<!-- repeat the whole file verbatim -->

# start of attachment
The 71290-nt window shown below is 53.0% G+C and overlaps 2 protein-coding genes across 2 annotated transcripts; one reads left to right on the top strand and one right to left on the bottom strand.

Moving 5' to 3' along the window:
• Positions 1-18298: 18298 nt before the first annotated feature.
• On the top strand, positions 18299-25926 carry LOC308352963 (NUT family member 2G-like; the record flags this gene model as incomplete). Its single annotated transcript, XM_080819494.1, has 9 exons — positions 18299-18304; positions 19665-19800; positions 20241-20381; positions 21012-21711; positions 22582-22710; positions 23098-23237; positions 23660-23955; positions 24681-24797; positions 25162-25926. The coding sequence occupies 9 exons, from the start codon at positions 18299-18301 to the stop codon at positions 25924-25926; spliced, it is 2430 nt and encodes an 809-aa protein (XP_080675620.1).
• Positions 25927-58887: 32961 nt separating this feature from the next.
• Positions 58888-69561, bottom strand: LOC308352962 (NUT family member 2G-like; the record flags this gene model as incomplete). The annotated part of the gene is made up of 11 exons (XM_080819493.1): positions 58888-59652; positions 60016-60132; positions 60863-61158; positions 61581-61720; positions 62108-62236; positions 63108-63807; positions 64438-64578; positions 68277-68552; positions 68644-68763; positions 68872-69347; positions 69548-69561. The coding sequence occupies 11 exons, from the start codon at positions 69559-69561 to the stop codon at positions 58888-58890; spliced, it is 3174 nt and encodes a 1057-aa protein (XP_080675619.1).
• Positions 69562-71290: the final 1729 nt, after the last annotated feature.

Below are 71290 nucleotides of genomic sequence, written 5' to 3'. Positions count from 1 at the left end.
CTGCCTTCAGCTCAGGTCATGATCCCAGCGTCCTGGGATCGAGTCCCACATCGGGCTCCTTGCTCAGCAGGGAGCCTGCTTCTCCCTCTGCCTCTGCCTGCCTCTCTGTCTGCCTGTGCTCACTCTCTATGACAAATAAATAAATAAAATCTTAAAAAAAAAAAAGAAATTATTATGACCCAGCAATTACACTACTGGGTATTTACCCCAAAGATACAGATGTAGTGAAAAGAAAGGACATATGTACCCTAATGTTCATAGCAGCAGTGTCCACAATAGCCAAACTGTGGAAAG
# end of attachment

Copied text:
The 71290-nt window shown below is 53.0% G+C and overlaps 2 protein-coding genes across 2 annotated transcripts; one reads left to right on the top strand and one right to left on the bottom strand.

Moving 5' to 3' along the window:
• Positions 1-18298: 18298 nt before the first annotated feature.
• On the top strand, positions 18299-25926 carry LOC308352963 (NUT family member 2G-like; the record flags this gene model as incomplete). Its single annotated transcript, XM_080819494.1, has 9 exons — positions 18299-18304; positions 19665-19800; positions 20241-20381; positions 21012-21711; positions 22582-22710; positions 23098-23237; positions 23660-23955; positions 24681-24797; positions 25162-25926. The coding sequence occupies 9 exons, from the start codon at positions 18299-18301 to the stop codon at positions 25924-25926; spliced, it is 2430 nt and encodes an 809-aa protein (XP_080675620.1).
• Positions 25927-58887: 32961 nt separating this feature from the next.
• Positions 58888-69561, bottom strand: LOC308352962 (NUT family member 2G-like; the record flags this gene model as incomplete). The annotated part of the gene is made up of 11 exons (XM_080819493.1): positions 58888-59652; positions 60016-60132; positions 60863-61158; positions 61581-61720; positions 62108-62236; positions 63108-63807; positions 64438-64578; positions 68277-68552; positions 68644-68763; positions 68872-69347; positions 69548-69561. The coding sequence occupies 11 exons, from the start codon at positions 69559-69561 to the stop codon at positions 58888-58890; spliced, it is 3174 nt and encodes a 1057-aa protein (XP_080675619.1).
• Positions 69562-71290: the final 1729 nt, after the last annotated feature.

Below are 71290 nucleotides of genomic sequence, written 5' to 3'. Positions count from 1 at the left end.
CTGCCTTCAGCTCAGGTCATGATCCCAGCGTCCTGGGATCGAGTCCCACATCGGGCTCCTTGCTCAGCAGGGAGCCTGCTTCTCCCTCTGCCTCTGCCTGCCTCTCTGTCTGCCTGTGCTCACTCTCTATGACAAATAAATAAATAAAATCTTAAAAAAAAAAAAGAAATTATTATGACCCAGCAATTACACTACTGGGTATTTACCCCAAAGATACAGATGTAGTGAAAAGAAAGGACATATGTACCCTAATGTTCATAGCAGCAGTGTCCACAATAGCCAAACTGTGGAAAG